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The Two-Way
5:49 pm
Fri May 3, 2013

Huge Solar Plane Begins Slow Flight Across The U.S.

Pilot Bertrand Piccard takes off in the Solar Impulse solar electric airplane at Moffett Field in Mountain View, California, on Friday.
Beck Diefenbach Getty Images

Originally published on Sat May 4, 2013 6:43 am

The Solar Impulse, a solar-powered airplane with the 208-foot wing-span, has begun a slow journey across the United States.

We've told you about the Swiss plane before. A year ago, the plane took 20 hours to fly from Switzerland to Spain and then flew to Morocco completing its first transcontinental flight.

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Shots - Health News
5:15 pm
Fri May 3, 2013

From Battlefield To Boston: Marine Comforts Bombing Survivors

Marine Sgt. Maj. Damion Jacobs (left) and Marine Capt. Cam West visit with Boston emergency workers who responded to the bombings at the Boston Marathon.
Oren Dorell for USA Today

Originally published on Mon May 6, 2013 1:17 pm

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Author Interviews
5:07 pm
Fri May 3, 2013

Advice For New Dads From A Veteran Father Of Four

Little, Brown & Company

Originally published on Fri May 3, 2013 8:28 pm

Clyde Edgerton is the author of 10 novels, but his latest book is nonfiction — a guide for dads. Papadaddy's Book for New Fathers: Advice to Dads of All Ages opens with a summary of Edgerton's own family situation:

I have a daughter, Catherine, aged 30. I have a 9-year-old son, Nathaniel, a 7-year-old son, Ridley, and a 6-year-old daughter, Truma. I'm 68. The age gap between the younger kids and me is not something I think about much, because I feel physically about like I did when I was 40 — or at least, I think I do. I think I ...

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The Salt
5:02 pm
Fri May 3, 2013

Unraveling The Mystery Of A Rice Revolution

Rice farmers in Indonesia plant rice seedlings using the "system of rice intensification."
Courtesy of SRI International Network and Resources Center

It's a captivating story: A global rice-growing revolution that started with a Jesuit priest in Madagascar, far from any recognized center of agricultural innovation. Every so often, it surfaces in the popular media — most recently in The Guardian, which earlier this year described farmers in one corner of India hauling in gigantic rice harvests without resorting to pesticides or genetic modification.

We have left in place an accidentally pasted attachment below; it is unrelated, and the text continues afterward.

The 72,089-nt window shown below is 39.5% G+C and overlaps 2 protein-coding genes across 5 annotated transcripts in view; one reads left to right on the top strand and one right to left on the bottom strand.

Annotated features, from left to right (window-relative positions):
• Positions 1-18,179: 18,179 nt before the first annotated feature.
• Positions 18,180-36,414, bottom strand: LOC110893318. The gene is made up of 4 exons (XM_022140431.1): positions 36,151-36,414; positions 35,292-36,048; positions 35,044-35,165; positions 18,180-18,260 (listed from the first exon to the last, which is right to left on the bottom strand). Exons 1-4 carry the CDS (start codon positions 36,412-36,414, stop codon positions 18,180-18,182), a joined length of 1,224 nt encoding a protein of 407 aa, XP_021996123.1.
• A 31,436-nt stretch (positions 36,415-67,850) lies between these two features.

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The Two-Way
4:55 pm
Fri May 3, 2013

Dow Hits 15,000 For The First Time; Closes Just Shy Of The Mark

Traders work on the floor of the New York Stock Exchange after the morning bell on May 1.
Spencer Platt Getty Images

The stock market continues its winning streak: The Dow Jones hit another milestone today, tapping 15,000 for the first time, but closing just shy of the milestone.

This, of course, follows good news about the job market released by the Bureau of Labor Statistics.

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Movie Interviews
4:49 pm
Fri May 3, 2013

Riz Ahmed: Shifting Across Identities And Roles

In the new film The Reluctant Fundamentalist, the Pakistani-British actor Riz Ahmed plays Changez, a self-described "lover of America" who moves back to Pakistan to educate activists.
IFC Films

Originally published on Tue May 7, 2013 3:32 pm

The Reluctant Fundamentalist is the story of one man's struggle with identity and loyalty after 9/11.

The film's title character, Changez, is an ambitious twenty-something who seems to have it all: A Princeton degree, a Wall Street career and a beautiful girlfriend (played by Kate Hudson). But after 9/11, Changez becomes conflicted about where he belongs.

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The Two-Way
4:06 pm
Fri May 3, 2013

Falling In Love Again: Face-Transplant Donor's Daughter Meets Recipient

Carmen Blandin Tarleton of Thetford, Vermont, right, is embraced by Marinda Righter, daughter of face donor Cheryl Denelli-Righter, at Brigham and Women's Hospital in Boston, Mass., on Wednesday.
Charles Krupa AP

Originally published on Fri May 3, 2013 8:28 pm

If there's one conversation you listen to today, make it Melissa Block's talk with Carmen Blandin Tarleton and Marinda Righter.

Tarleton, who was disfigured when her estranged husband poured Lye over her body, received a face transplant in February. This week, for the first time, Tarleton met Righter, the daughter of the face donor.

Righter and Tarleton embraced and then Righter asked Tarleton if she could touch her face.

"It was probably one of the best feelings I've had in my life," Tarleton told Melissa.